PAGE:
Date of Award


Degree Type


Degree Name

Master of Science in Education (MSEd)


Education and Human Development


Nineteen kindergarten children from a rural school participated in a story retelling treatment program. The program was designed to determine if story retelling was effective in increasing the listening comprehension scores of the participants. Eighteen students served as a control group.

Materials included The California Achievement Test Level 10 Form E for the pretest and the posttest. The comprehension subtest of the CAT was administered to examine the students' abilities in listening comprehension.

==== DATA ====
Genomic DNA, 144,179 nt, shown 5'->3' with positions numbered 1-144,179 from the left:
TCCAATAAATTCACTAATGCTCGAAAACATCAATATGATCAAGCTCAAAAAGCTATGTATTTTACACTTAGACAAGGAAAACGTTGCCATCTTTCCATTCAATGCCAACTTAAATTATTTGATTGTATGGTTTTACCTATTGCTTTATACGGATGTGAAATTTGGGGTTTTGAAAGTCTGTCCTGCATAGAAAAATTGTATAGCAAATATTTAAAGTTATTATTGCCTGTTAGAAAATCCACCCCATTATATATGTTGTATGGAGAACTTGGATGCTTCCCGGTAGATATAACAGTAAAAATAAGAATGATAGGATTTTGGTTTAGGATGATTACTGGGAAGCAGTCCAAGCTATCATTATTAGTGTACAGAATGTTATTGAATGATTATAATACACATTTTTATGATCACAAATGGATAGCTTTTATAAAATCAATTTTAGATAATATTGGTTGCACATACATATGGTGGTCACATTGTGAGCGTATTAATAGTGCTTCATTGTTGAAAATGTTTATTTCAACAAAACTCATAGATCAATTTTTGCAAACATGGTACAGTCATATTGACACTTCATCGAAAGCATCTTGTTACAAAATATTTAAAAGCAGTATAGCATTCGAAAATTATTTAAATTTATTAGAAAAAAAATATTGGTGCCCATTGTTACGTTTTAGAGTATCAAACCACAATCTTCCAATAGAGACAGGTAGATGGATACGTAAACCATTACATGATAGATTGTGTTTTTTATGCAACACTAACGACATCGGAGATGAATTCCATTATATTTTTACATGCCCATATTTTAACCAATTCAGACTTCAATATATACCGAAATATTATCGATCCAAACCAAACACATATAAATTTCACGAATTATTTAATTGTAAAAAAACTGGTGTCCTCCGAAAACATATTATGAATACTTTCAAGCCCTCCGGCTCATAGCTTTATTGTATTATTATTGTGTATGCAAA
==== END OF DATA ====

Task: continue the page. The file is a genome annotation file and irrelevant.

For a period of three weeks, students in the treatment group had twelve stories read aloud to them. Following eight of the read aloud sessions the children had the opportunity to retell the story they heard to a partner. In the other four sessions the researcher modeled the retelling task. The control group heard the same twelve stories without any postlistening activities.

Results from a series of t tests indicated that giving children the opportunity to retell stories had a positive effect on their listening comprehension.

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